First…someone commented about the Opel GT saying that the car was actually introduced at an auto show in 1965 and so it was older than the C3 Corvette. Not sure why that point was relevant, but the C3 Corvette was derived from the Mako Shark II concept car that was also first shown in 1965. Besides, the first model year for the Opel GT was 1969 and the first model year for the C3 Corvette was 1968. I didn’t post the comment because…because…well, because of grammar and spelling and I can’t edit comments.
I have not driven a vehicle with a manual transmission in 40 years. As I have posted many times, I strongly believe that modern automatics are so good they’ve made manuals obsolete. Almost every car sold in the US (95%-97%) has an automatic and a higher-up at BMW (wish I could remember his name or find the comment) recently said in an interview that he believed manuals would not be available in Europe six or seven years from now.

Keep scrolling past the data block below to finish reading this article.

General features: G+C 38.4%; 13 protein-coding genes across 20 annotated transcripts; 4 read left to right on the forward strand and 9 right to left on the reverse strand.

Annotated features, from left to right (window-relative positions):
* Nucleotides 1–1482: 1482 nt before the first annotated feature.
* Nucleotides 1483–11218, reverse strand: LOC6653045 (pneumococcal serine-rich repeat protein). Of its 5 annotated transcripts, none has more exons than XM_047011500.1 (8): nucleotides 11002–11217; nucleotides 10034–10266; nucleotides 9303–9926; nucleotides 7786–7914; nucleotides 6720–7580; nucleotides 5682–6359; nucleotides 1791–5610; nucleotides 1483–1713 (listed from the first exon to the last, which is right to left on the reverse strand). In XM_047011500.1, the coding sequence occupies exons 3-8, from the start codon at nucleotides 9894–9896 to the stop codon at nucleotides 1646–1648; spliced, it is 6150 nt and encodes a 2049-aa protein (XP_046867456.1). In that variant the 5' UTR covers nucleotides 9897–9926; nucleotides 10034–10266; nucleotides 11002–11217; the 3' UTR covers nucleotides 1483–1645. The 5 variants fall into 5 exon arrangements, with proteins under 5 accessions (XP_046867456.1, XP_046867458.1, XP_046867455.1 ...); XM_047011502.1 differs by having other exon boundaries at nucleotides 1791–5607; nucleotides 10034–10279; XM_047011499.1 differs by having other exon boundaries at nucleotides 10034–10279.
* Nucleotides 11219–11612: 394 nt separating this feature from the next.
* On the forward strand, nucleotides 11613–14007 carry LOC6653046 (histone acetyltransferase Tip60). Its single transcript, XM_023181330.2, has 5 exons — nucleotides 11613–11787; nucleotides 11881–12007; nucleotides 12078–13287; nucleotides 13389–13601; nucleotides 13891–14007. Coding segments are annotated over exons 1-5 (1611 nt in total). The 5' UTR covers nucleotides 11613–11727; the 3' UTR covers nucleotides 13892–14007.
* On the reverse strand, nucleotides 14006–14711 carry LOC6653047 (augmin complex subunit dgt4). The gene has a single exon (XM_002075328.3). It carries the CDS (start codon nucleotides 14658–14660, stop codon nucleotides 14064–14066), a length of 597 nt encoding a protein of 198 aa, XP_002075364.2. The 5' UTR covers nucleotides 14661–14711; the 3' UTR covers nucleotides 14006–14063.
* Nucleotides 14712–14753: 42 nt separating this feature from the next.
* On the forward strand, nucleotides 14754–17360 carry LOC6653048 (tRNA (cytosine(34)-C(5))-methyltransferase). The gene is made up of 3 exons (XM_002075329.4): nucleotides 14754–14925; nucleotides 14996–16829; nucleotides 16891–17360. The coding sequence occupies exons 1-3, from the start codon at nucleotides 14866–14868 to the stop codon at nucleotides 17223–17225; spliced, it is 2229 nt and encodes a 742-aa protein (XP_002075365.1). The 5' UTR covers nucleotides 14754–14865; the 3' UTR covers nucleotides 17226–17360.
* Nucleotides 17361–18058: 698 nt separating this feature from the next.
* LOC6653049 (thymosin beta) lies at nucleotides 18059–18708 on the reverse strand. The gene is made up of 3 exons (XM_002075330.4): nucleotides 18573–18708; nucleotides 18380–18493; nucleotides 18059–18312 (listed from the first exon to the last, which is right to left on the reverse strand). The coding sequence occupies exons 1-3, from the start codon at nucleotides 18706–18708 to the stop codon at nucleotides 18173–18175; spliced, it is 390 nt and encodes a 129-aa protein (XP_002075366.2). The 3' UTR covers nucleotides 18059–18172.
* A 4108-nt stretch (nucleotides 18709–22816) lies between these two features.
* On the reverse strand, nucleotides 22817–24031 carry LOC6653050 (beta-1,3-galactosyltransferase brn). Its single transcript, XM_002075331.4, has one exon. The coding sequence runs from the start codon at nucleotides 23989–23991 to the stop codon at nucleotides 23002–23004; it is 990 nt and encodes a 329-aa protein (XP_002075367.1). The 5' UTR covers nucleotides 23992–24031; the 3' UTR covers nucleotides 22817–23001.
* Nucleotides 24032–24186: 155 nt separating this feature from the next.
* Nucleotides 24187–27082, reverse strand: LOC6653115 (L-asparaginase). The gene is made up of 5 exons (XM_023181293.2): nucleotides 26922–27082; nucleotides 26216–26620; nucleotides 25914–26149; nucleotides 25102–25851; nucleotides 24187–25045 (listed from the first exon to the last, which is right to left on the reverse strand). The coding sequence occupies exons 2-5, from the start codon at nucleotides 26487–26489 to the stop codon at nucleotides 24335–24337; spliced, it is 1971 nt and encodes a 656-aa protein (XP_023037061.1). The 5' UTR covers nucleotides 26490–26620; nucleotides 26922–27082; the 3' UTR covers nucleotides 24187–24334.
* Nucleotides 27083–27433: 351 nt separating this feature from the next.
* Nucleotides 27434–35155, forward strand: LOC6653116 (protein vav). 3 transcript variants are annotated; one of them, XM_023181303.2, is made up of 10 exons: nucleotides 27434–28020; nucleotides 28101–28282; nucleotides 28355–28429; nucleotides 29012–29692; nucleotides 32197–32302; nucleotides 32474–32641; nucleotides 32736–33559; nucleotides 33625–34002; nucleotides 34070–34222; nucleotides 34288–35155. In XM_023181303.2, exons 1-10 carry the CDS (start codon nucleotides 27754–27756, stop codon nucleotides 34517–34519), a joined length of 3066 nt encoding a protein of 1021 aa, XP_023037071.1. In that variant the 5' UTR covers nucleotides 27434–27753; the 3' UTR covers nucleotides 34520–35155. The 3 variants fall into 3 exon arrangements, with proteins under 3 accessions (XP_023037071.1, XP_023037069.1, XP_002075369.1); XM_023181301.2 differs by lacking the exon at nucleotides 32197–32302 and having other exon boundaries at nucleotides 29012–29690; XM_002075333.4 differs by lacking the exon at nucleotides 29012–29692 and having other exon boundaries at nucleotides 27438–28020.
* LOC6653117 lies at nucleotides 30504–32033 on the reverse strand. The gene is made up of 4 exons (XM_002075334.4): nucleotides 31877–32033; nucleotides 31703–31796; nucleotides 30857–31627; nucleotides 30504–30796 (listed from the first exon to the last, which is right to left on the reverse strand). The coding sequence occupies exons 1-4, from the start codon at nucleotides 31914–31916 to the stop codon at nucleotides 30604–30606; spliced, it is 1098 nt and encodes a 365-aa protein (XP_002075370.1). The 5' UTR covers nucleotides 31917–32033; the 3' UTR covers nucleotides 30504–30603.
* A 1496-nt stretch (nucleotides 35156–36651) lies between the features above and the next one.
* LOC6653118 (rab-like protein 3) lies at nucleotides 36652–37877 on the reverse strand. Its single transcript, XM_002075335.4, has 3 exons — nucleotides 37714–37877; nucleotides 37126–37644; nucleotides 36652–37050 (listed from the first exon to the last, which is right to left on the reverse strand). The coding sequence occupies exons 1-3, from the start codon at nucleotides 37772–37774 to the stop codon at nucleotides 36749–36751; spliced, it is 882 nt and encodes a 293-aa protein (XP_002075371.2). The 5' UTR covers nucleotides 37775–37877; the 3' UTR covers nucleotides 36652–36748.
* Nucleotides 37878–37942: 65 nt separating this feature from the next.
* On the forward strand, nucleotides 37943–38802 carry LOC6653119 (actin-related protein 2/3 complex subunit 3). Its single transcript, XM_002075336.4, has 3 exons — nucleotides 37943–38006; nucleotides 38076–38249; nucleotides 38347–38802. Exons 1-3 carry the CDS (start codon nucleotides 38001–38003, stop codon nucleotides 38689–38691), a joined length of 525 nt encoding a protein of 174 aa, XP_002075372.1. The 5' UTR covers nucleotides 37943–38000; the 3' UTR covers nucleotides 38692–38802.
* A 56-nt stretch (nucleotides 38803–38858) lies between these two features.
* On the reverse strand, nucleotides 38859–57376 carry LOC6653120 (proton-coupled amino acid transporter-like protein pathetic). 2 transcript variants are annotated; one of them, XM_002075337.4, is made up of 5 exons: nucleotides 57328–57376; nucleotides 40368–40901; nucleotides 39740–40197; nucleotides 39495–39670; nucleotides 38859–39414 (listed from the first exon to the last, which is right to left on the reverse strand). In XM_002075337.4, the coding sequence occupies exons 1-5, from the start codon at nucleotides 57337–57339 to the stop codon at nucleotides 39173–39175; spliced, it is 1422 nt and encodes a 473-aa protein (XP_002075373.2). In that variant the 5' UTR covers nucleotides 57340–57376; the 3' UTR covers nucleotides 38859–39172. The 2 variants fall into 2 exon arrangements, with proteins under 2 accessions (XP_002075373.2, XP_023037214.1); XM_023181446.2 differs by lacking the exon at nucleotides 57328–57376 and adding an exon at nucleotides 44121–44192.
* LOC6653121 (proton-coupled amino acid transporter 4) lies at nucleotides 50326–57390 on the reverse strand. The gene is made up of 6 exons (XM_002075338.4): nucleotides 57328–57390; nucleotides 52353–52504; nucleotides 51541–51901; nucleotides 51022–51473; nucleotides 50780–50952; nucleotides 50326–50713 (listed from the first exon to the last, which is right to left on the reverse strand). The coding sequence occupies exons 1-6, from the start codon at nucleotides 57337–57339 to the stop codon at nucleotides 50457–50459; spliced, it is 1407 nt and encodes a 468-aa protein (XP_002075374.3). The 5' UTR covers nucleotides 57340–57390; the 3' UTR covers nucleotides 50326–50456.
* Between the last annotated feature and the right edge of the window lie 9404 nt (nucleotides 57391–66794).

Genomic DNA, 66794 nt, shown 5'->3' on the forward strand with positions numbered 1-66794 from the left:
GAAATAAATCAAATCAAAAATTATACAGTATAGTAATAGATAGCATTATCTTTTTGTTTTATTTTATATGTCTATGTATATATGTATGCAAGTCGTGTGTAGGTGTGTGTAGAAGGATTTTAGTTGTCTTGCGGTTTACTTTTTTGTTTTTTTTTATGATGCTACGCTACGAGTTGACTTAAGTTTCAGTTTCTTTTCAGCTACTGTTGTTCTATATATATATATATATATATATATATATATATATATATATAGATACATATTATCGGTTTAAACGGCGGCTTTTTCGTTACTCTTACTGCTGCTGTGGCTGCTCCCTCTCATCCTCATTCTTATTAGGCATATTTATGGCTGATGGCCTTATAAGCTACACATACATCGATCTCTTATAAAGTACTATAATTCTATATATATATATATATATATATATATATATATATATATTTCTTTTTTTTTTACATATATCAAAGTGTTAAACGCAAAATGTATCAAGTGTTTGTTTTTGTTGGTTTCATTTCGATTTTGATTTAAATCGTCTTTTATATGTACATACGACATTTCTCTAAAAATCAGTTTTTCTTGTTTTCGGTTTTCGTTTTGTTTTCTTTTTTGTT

All that being said, if I were to somehow acquire this car I would reacquaint myself with manuals:
From rarecarsforsaleblog.com a picture of a Honda S2000 in Imola Orange. I LOVE this car. My wonderful wife and I have a running gag where every time I see one I say, “Did you know that I love these cars?” and she answers, “Really? I had no idea.”
Once again, I am not exactly sure why I have such an affinity for the Honda S2000 and, once again, I’m not sure it really matters. All of these cars—all 110,000 of them—were sold with manual transmissions. About 60% of S2000s were sold in the US so they are not super-rare, but are certainly not a common sight.
Honda began production of this car in 1999 as a 50th birthday present to itself. Production ended in 2009. Only three of these are currently listed for sale on Hemmings, not counting auction cars, and the asking prices range from $16,000 to $36,595.
Maybe one of these days…